The researchers have been observing zebra finches for some time. In late 2019, they published a study showing that chicks that grew up with road noise were smaller than those from a quiet nesting site.
They were later able to catch up in growth, but long-term consequences cannot be ruled out. Other studies have shown, for example, that birds sing louder and at different times to drown out road noise.
Photo shows GOP congressman barricading door to protect himself from the violent insurrectionists he likened to 'normal tourists'
Far-right Rep. Andrew Clyde of Georgia has been drawing a great deal of scathing criticism for his recent comments comparing the January 6 assault on the U.S. Capitol Building to a "normal tourist visit." But a photo taken during the invasion of the Capitol, Thomas Colson reports in Business Insider, shows Clyde and security helping to barricade a door inside the Capitol in order to protect himself from those "tourists."
During a House Oversight Committee hearing on May 12, Clyde seriously downplayed the horrors of January 6, when a mob of far-right extremists stormed the Capitol in the hope of preventing Congress from certifying now-President Joe Biden's Electoral College victory over then-President Donald Trump in 2020. The extremists included members of the Proud Boys, the Oath Keepers and QAnon, among others, and some of the Capitol rioters were calling for then-President Mike Pence to be lynched — as they believed he had betrayed Trump by not stopping Biden's Electoral College certification. A hangman's noose meant for Pence was set up outside the Capitol, and one of the rioters was carrying zip-tie plastic handcuffs.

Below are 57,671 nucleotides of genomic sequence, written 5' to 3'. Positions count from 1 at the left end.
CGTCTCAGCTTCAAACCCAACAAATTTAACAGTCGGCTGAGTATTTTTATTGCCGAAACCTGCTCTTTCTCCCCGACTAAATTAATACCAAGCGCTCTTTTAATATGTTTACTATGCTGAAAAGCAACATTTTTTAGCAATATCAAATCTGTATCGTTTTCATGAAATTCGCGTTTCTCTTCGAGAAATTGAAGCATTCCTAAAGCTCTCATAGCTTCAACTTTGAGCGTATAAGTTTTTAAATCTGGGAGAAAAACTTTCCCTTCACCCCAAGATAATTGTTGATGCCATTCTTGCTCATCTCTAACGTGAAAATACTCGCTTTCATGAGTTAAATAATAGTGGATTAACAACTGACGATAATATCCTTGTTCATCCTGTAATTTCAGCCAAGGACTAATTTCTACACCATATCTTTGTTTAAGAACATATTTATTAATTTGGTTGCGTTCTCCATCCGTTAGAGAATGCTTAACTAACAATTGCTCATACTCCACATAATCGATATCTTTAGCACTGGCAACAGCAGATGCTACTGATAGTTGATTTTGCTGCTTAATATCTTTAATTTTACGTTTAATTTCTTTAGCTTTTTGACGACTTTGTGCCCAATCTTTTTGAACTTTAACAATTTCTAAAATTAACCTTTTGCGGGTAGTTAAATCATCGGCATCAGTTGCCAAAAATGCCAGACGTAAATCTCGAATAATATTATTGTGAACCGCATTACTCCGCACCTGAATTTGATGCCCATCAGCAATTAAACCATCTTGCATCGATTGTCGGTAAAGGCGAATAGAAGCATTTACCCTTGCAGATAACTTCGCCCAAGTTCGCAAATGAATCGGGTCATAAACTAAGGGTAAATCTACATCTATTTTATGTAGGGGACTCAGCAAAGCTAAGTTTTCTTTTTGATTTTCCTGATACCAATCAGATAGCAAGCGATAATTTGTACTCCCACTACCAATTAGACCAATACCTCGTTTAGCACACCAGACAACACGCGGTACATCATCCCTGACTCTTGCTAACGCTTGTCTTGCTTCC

Rep. Alexandria Ocasio-Cortez of New York City has stressed that she feared for her life on January 6. But when Clyde addressed the House Oversight Committee, he said it was a "bald-faced lie" to describe the invasion of the Capitol as an insurrection.
Clyde said, "You know, if you didn't know the TV footage was a video from January the 6th, you would actually think it was a normal tourist visit." But in the January 6 photo that Business Insider has published, it's obvious that Clyde is taking the Capitol invasion quite seriously as he helps security barricade the door.
Colson explains, "After Clyde's comments, a photographer shared a photo he had taken of Clyde using furniture to barricade the House against rioters trying to force their way in to disrupt the certification of President Joe Biden's election victory. Several people died in the riot."
The photographer, Tom Williams, has posted the photo on Twitter:
The Rep. Clyde news reminded me of this: UNITED STATES - JANUARY 6: Rep. Andrew Clyde, R-Ga., second from top lef… https://t.co/9prxqLXS4g— Tom Williams (@Tom Williams)1621043260.0
Clyde, Colson notes, "also falsely claimed that police officers had not confiscated any firearms from people who breached the Capitol."
Clyde was first elected to the U.S. House of Representatives in 2020. Following the election, he promoted Trump's false claims of widespread voter fraud. And was sworn into the House on January 3, taking over the seat that had been held by former Rep. Doug Collins.